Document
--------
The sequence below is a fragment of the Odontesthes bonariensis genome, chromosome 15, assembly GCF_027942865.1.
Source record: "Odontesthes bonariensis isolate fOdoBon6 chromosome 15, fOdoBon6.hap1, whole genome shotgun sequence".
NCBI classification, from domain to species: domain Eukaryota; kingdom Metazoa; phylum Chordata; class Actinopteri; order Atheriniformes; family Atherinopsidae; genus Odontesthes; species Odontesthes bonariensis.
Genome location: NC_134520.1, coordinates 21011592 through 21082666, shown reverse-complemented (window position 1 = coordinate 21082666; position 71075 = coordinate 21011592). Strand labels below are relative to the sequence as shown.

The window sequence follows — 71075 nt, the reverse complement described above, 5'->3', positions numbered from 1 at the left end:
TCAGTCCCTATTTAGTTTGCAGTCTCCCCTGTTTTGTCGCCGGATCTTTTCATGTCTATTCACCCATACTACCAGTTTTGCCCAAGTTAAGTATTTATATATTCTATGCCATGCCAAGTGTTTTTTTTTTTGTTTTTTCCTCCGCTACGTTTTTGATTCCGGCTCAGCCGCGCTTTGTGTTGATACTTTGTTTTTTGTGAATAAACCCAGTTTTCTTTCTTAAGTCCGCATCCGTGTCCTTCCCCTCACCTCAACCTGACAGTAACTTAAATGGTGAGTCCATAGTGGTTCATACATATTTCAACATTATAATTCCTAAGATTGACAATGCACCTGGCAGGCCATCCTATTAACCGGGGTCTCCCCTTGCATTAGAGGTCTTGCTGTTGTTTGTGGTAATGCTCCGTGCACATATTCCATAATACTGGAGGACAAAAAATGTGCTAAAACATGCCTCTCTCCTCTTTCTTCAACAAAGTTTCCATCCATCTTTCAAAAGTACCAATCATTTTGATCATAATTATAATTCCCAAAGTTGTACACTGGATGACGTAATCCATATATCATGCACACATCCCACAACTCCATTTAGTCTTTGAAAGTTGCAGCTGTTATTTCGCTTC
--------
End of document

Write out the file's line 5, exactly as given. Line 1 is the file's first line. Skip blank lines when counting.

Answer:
The window sequence follows — 71075 nt, the reverse complement described above, 5'->3', positions numbered from 1 at the left end: